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Human Values and Professional Ethics

  1. What areValues?
  2.  Core of personality.  Strong force affecting behaviour.  Judgemental in nature.  Content and Intensity Attributes.  Dynamic, not static.  Relatively Stable and Enduring.  Separate Hierarchy of values forming various value systems.
  3. Sources ofValues Fellow Workers Family Friends The Law Regions of Country Profession Employer Society at Large Religious Beliefs The Individual Conscience Culture
  4. Classification ofValues According to Edward Spranger, there are six types of values:  Theoretical  Economic  Aesthetic  Social  Political  Religious
  5. According to Rokeach, depending on nature, values can be of two types:  Terminal  Instrumental
  6. Urban suggested values like :  BodilyValues  Economic  Values of Recreation  CharacterValues  AestheticValues  IntellectualValues  ReligiousValues
  7. Types of values Temporal Cultural Political Economic Corporate Social Universal Human Moral Spiritual
  8. Essence ofValues
  9. Breathe in Love Spread Love
  10. Hands in Society  Hands in Society ◦ Live WITH others ◦ Live FOR others
  11. Heart in work Work wholeheartedly which is acceptable to your heart.
  12. Head in forest Live in calm and peace with Selflessness.
  13. KeyValues rooted deep in Indian Culture and Society  The individual must be respected  Cooperation and trust  Jealousy is harmful for mental health  Purification of mind  Top quality product or service  Work is worship  Containment of greed  Ethico-moral soundness  Self-discipline and Self-Restraint  Customer Satisfaction  Creativity  Inspiration to give  Renunciation and detachment
  15. Culture  Crosby defines culture as patterns of behaviour, which suggests some sort of naturally accruing patterns of structure and repeatability.  Juran defines culture as the creation of values, beliefs and behaviour necessary for success, which suggests culture is an entity man creates to meet the needs of the group at the time according to a large body of knowledge.  Hofstede observed culture is the collective programming of the mind, which distinguishes the members of one group pr category of people from those of another.
  16. Characteristics of Culture  Learnt  Shared  Continuous – passes from 1 generation to next  Symbolic – use one thing to represent another  Integrated – inter related, inter dependent, change in leads to change in another  Adaptive – adaptability, creative, innovation, imagination  Regular – use of common language, terminology and accepted form of behaviour  Norms – distinctive standards of behaviour  DominantValues – advocated and accepted  Philosophy – policies concerning beliefs & standards of performance, attitude, behaviour, conduct  Rules – formal and informal
  18. Values in Indian Culture and Management  Basic fact of life ◦ Naturally and instinctively desire to be happy ◦ Overcome suffering  Yet we undergo painful experiences.Why?  Perceiving and relating to others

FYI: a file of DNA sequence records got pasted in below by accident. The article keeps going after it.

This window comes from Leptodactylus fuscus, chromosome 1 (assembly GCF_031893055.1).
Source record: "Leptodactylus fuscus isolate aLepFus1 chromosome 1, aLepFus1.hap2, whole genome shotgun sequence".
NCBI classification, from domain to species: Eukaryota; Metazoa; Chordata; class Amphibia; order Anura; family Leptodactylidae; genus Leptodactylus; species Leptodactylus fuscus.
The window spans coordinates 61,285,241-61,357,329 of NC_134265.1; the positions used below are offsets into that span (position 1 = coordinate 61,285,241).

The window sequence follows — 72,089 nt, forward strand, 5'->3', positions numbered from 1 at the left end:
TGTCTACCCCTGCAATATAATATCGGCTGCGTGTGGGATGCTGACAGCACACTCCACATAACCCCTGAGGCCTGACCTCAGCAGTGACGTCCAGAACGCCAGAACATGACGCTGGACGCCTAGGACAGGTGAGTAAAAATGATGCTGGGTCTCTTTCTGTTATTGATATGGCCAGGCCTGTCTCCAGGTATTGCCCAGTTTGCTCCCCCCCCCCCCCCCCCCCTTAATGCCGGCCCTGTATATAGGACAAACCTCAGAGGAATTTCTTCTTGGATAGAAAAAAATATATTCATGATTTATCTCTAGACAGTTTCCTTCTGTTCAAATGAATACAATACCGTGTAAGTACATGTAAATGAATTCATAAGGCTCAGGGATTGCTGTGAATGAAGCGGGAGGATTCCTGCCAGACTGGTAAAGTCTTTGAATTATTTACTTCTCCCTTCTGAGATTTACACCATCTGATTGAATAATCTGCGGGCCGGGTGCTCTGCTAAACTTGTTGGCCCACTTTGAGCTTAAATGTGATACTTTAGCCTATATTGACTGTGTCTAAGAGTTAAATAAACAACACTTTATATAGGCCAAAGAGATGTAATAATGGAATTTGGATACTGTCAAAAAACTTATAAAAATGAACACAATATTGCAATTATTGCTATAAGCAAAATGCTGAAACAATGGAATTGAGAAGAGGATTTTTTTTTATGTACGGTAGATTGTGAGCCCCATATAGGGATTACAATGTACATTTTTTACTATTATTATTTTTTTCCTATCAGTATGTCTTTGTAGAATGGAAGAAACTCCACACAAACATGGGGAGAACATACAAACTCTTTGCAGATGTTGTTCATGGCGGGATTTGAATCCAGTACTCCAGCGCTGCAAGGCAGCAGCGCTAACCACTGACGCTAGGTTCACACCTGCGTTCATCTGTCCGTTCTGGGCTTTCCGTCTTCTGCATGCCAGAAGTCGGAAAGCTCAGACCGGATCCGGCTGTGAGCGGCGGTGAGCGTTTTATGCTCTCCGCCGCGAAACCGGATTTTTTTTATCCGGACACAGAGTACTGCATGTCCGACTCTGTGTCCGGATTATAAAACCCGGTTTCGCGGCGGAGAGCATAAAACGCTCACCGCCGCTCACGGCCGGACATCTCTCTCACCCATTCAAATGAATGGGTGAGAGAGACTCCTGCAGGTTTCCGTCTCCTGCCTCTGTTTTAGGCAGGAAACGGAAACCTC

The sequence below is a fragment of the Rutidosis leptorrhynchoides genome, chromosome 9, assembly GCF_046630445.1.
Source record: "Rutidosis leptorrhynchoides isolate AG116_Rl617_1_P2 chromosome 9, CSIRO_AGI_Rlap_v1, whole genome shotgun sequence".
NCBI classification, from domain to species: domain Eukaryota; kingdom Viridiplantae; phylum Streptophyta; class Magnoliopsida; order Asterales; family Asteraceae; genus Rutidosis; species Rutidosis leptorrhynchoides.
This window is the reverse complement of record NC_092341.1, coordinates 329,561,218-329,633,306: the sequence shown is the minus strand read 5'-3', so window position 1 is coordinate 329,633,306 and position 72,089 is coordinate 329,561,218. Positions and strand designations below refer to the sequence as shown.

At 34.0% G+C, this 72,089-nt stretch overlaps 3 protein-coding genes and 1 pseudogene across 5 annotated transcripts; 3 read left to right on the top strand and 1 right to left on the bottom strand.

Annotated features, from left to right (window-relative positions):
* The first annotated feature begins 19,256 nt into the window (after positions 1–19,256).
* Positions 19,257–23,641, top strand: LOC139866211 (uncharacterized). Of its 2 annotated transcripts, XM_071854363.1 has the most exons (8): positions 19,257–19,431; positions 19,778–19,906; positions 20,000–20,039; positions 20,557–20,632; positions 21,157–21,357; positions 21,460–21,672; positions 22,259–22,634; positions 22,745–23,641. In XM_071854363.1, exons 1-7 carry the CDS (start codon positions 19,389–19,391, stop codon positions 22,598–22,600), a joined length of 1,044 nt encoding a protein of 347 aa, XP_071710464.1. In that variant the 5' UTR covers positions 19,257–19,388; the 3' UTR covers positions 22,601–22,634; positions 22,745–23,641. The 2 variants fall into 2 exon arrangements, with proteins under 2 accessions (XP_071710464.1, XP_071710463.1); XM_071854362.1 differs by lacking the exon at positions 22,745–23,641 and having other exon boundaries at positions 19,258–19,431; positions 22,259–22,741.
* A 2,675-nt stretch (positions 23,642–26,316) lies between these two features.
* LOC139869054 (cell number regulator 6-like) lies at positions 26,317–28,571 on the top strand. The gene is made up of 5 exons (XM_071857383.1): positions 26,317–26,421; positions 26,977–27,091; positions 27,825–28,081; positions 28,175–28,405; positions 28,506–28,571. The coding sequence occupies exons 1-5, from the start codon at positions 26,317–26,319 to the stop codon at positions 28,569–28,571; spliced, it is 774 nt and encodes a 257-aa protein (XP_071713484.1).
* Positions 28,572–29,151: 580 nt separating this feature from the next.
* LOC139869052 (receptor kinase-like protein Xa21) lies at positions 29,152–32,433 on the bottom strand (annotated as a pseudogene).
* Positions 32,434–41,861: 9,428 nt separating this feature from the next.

19. At the root of this life Buddhism identified following four false views : FalseView Reality  Eternal and Permanent  Pleasurable and true sources of Happiness  Tend to apprehend as pure and desirable things  Tendency to project a notion of real existence upon events and things  Impermanent and Transient  Sources of dissatisfaction and suffering  Impure  Lack any such autonomy
  20. Values in Indian Culture and Management  Fundamentally flawed views of reality lead to certain false ways of relating to the world and to oneself, which in turn leads to confusion, misery and suffering.  Indian culture is very rich in values which if practiced lead to success, prosperity and peace.  Some are presented in value tree as follows:
  21. ValuesAcross Culture Individualism versuscollectivism Quantityof lifeversus qualityof life Uncertaintyavoidance Long-term versus short-termorientation Hofstede studied culturalvalues across 50countries A frameworkfor assessingcultures;five value dimensionsof nationalculture… A Powerdistance B C D E
  22. Hofstede’s Framework forAssessing Cultures
  23. Hofstede’s Framework (cont’d)
  24. Hofstede’s Framework (cont’d)
  25. Uncertainty Avoidance The extent to which people prefer order and certainty, or uncertainty and ambiguity. The extent to which they feel comfortable or threatened by which a common good is perceived and tendency and the willingness to work towards this.
  26. Hofstede’s Framework (cont’d)
  27. ValuesWest can learn from the East  The individual must be respected  Cooperation and trust  Jealousy is harmful for mental health  Purification of mind  Top quality product or service  Work is worship  Containment of greed  Ethico-moral soundness  Self-discipline and Self- Restraint  Customer Satisfaction  Creativity  Inspiration to give  Renunciation and detachment
  28. Values East can learn from the West • Accountability • Attitude to Corruption • Believe in Best • Civic and HygieneValue • Don’t rationalise failures • Environment Friendly • Equality of Sexes • ExtensiveTarget • Independence • Listen to better performers • National Service through industry • Professionalism in Dealings • Proud of Work • Public Apathy • Quality Imperative • Respect for the Public Good • Respect to Contractual Obligation • Time Conscious • Unity and Solidarity